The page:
Rose noted that in­te­rior stair­cases to the roof are also an op­tion. “Although it’s more ex­pen­sive, the ben­e­fit ... is that you can also cre­ate with that a light well,” he said, es­pe­cially if the stair­well is built in the cen­tre of the apart­ment be­low. When win­dows or doors are kept open at the top of the stair­well, Rose added, it also al­lows hot air to es­cape from the build­ing.

Coopéra­tive Cer­cle Carré is a seven-storey co­op­er­a­tive in Old Mon­treal with hous­ing units for about 60 artists and cul­tural work­ers. Their new rooftop de­vel­op­ment, de­signed by Rose, in­cludes a green roof on one-quar­ter of the roof, with plants like straw­ber­ries and chives, and sep­a­rate area with con­nected square and cir­cu­lar ter­races, which are sur­rounded by river rocks and 40 mov­able gar­den planters.

Paul Neu­dorf, a res­i­dent who co­or­di­nated the rooftop de­vel­op­ment, said the pro­ject will in­crease the neigh­bour­hood’s bio-di­ver­sity and re­duce the ef­fects of ur­ban heat is­lands.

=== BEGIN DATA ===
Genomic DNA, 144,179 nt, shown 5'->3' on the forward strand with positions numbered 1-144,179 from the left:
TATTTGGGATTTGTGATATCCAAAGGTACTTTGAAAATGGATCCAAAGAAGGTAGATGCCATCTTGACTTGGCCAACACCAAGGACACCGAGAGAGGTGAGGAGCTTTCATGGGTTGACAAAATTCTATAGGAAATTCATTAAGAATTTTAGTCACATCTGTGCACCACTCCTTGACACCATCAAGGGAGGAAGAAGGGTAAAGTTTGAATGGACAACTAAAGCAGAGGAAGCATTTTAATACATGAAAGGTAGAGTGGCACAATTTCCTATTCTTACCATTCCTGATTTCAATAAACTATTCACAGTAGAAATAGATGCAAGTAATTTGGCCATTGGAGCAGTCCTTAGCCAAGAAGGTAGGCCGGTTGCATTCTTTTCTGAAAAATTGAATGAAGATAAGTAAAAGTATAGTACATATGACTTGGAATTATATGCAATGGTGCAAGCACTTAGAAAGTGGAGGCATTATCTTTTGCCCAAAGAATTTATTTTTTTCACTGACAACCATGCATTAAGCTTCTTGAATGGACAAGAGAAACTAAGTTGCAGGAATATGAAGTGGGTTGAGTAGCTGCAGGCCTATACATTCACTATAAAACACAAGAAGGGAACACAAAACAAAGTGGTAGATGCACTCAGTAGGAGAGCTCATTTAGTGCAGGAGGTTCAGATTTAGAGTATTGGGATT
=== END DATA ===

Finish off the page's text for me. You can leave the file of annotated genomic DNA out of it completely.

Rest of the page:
“The idea all along was to have a space for ur­ban agri­cul­ture,” Neu­dorf said. “We built it be­cause we want to re­duce our eco­log­i­cal foot­print.”

The ter­races are made of Que­bec white cedar, which Rose said is his favourite wood be­cause it’s durable, lo­cal, smells great and is beau­ti­ful.

Un­like du­plexes, triplexes and smaller multi-unit homes that re­quire mu­nic­i­pal per­mits, the multi-storey Cer­cle Carré build­ing fell un­der the scope of the Régie du Bâ­ti­ment du Québec.

“It was a dif­fi­cult process with Régie du Bâ­ti­ment,” Neu­dorf said, adding that pro­vin­cial green roof guide­lines were an­nounced af­ter the hous­ing co­op­er­a­tive had its ini­tial de­sign, so they were forced to re­design the pro­ject and sep­a­rate the green roof el­e­ment from the wooden ter­race.

In­clud­ing pro­fes­sional fees, ma­te­ri­als and per­mits, Neu­dorf said the rooftop de­vel­op­ment cost about $90,000 — $20,000 of which came from En­vi­ron­ment Canada’s EcoAc­tion pro­gram.